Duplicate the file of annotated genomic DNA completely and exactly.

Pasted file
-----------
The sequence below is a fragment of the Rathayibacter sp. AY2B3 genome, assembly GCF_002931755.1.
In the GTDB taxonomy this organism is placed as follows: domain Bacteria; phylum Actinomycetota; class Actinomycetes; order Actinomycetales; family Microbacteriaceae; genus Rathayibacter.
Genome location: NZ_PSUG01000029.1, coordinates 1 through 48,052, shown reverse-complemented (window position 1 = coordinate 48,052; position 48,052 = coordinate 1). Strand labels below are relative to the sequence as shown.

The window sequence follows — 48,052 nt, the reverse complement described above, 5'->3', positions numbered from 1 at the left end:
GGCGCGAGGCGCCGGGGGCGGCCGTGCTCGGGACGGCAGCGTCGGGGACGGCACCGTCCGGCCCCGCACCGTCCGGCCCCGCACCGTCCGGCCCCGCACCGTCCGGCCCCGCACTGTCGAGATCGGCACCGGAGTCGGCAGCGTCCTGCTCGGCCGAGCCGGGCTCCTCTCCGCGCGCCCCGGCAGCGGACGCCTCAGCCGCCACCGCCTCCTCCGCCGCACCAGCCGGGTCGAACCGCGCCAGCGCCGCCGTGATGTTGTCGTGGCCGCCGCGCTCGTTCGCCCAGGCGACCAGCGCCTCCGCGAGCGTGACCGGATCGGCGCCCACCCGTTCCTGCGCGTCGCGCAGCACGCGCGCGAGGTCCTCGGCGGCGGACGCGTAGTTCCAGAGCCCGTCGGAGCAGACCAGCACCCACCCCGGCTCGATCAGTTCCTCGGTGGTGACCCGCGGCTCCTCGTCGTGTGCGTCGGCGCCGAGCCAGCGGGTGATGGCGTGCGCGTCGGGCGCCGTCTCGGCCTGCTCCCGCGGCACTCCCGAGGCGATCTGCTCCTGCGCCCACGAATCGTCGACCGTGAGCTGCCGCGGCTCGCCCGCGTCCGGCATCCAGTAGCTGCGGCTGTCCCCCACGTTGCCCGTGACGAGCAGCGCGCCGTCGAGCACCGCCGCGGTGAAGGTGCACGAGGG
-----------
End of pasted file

The sequence below is a fragment of the Rathayibacter sp. AY2B3 genome, assembly GCF_002931755.1.
In the GTDB taxonomy this organism is placed as follows: domain Bacteria; phylum Actinomycetota; class Actinomycetes; order Actinomycetales; family Microbacteriaceae; genus Rathayibacter.
Genome location: NZ_PSUG01000029.1, coordinates 1 through 48,052, shown reverse-complemented (window position 1 = coordinate 48,052; position 48,052 = coordinate 1). Strand labels below are relative to the sequence as shown.

The window sequence follows — 48,052 nt, the reverse complement described above, 5'->3', positions numbered from 1 at the left end:
GGCGCGAGGCGCCGGGGGCGGCCGTGCTCGGGACGGCAGCGTCGGGGACGGCACCGTCCGGCCCCGCACCGTCCGGCCCCGCACCGTCCGGCCCCGCACCGTCCGGCCCCGCACTGTCGAGATCGGCACCGGAGTCGGCAGCGTCCTGCTCGGCCGAGCCGGGCTCCTCTCCGCGCGCCCCGGCAGCGGACGCCTCAGCCGCCACCGCCTCCTCCGCCGCACCAGCCGGGTCGAACCGCGCCAGCGCCGCCGTGATGTTGTCGTGGCCGCCGCGCTCGTTCGCCCAGGCGACCAGCGCCTCCGCGAGCGTGACCGGATCGGCGCCCACCCGTTCCTGCGCGTCGCGCAGCACGCGCGCGAGGTCCTCGGCGGCGGACGCGTAGTTCCAGAGCCCGTCGGAGCAGACCAGCACCCACCCCGGCTCGATCAGTTCCTCGGTGGTGACCCGCGGCTCCTCGTCGTGTGCGTCGGCGCCGAGCCAGCGGGTGATGGCGTGCGCGTCGGGCGCCGTCTCGGCCTGCTCCCGCGGCACTCCCGAGGCGATCTGCTCCTGCGCCCACGAATCGTCGACCGTGAGCTGCCGCGGCTCGCCCGCGTCCGGCATCCAGTAGCTGCGGCTGTCCCCCACGTTGCCCGTGACGAGCAGCGCGCCGTCGAGCACCGCCGCGGTGAAGGTGCACGAGGG